One-part self-curing putties are the best for filling these types of gaps/panel lines/gridwork, IMO. Agreed Perfesser, an epoxy putty is not well suited to that particular sort of filling on broad surfaces. Once again, I advocate strongly for using plastic sheet, strip, or other shapes (as necessary) for filling gaps, rather than putty, to ensure that as much of my model remains plastic as possible. If I'm not making large mods to my build, minimal puttying is best; gluing in plastic is ideal. Troweling on loads of solvent-filled putty will sometimes deform the plastic if it's thin, and creates extra work when sanding down to your final surface. And what if you go too far? MORE putty?? Luckily the 1/537 plastic is approximately .060" in most areas, so you actually can heap on putty without real fear of harming the kit, just don't breathe too deep...I had similar experience with it. Went and grabbed the two containers of it last used a couple of months ago and both were hard or partially hardened. Tossed 'em both.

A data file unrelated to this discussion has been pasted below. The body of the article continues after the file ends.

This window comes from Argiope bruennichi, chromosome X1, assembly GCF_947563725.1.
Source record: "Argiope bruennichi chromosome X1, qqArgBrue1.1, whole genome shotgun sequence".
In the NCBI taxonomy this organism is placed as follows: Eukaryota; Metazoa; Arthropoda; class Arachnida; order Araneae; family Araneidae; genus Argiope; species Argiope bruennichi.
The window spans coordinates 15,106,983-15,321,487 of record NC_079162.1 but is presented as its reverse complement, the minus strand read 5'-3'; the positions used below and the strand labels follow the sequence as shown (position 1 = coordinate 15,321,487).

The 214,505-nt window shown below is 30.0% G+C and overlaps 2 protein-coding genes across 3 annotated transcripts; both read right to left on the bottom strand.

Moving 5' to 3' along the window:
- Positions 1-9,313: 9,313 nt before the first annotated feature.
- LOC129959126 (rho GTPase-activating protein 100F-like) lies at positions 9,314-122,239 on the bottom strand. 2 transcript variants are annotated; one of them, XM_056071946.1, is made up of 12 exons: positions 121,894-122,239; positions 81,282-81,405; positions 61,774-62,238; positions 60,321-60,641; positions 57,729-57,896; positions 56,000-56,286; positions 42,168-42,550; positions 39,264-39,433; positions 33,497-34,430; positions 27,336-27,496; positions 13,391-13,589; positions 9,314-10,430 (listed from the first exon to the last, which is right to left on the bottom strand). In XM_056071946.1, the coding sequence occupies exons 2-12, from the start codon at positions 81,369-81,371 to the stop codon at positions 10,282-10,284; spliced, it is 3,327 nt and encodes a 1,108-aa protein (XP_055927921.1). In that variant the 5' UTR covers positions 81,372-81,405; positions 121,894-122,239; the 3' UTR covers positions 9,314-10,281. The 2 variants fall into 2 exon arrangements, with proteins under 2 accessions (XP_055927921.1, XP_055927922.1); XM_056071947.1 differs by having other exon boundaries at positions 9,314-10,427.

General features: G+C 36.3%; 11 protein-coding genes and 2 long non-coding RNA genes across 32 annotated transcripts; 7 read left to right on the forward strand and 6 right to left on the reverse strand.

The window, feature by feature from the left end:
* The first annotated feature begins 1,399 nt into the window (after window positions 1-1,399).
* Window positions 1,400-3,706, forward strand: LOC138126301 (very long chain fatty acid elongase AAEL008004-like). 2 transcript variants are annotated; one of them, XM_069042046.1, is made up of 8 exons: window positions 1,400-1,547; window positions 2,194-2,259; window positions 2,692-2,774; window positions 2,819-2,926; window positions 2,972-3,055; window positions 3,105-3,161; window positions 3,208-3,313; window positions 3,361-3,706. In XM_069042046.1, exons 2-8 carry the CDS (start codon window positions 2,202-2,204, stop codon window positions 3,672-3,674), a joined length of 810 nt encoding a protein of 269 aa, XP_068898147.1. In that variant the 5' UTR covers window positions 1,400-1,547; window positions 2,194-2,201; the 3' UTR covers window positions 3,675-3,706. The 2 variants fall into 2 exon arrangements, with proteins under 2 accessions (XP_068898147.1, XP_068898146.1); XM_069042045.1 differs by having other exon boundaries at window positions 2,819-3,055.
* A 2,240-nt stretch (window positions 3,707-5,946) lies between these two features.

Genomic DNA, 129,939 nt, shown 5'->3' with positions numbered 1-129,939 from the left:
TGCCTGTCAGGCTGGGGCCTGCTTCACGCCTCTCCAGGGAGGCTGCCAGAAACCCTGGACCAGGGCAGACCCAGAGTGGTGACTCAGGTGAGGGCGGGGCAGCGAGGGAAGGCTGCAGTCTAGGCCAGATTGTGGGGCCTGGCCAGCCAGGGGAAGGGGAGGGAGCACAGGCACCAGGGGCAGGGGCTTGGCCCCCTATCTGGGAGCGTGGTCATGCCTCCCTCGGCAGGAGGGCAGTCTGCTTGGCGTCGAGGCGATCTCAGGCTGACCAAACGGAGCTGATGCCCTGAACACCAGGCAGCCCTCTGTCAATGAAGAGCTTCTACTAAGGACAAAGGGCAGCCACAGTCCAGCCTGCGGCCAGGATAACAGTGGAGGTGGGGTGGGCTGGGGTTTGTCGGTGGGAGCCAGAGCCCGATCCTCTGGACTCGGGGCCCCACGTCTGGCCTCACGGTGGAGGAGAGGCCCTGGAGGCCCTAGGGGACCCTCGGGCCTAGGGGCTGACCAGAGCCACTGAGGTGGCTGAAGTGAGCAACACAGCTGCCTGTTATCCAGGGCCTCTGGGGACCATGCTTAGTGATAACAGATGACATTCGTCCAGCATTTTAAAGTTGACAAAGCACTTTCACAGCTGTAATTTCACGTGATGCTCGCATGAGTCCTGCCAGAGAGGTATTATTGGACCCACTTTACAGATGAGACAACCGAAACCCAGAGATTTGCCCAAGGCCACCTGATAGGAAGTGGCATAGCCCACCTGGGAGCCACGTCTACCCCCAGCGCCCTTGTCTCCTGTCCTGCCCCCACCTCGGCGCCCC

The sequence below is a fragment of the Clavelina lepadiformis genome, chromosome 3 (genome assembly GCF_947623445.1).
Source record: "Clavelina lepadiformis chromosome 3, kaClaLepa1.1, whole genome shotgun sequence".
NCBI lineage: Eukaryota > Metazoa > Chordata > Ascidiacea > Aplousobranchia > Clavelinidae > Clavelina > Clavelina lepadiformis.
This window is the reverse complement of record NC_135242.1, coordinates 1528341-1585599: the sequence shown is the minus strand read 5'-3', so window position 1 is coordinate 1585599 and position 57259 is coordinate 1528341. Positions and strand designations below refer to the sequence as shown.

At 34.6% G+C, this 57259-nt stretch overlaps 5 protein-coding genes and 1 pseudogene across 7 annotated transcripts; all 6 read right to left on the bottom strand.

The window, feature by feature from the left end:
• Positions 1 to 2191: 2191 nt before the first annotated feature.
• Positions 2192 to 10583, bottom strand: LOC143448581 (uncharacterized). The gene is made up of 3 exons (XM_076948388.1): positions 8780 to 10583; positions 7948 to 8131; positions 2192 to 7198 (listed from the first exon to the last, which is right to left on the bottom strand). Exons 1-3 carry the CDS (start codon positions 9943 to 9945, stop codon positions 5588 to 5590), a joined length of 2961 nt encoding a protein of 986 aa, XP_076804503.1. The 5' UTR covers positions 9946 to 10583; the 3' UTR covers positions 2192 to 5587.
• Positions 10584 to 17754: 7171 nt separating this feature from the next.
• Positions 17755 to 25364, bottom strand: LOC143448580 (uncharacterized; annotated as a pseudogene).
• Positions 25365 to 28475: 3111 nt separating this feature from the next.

Going back to bondo for the times I need such a thing. If it's just a small area, I use epoxy putty but it's not very friendly for doing large scale filling-in of grid lines.
On the 1/537 panel lines, Bondo, spot glazing putty, Tamiya white polyester, (Squadron and Testors shrink too much for my taste) or anything similar would be the way I would go, and have done so before. I do however want to give the liquid goo angle a trial on one or two of the kit parts to see what exactly the technique would be. I have a feeling it's not as simple as it sounds...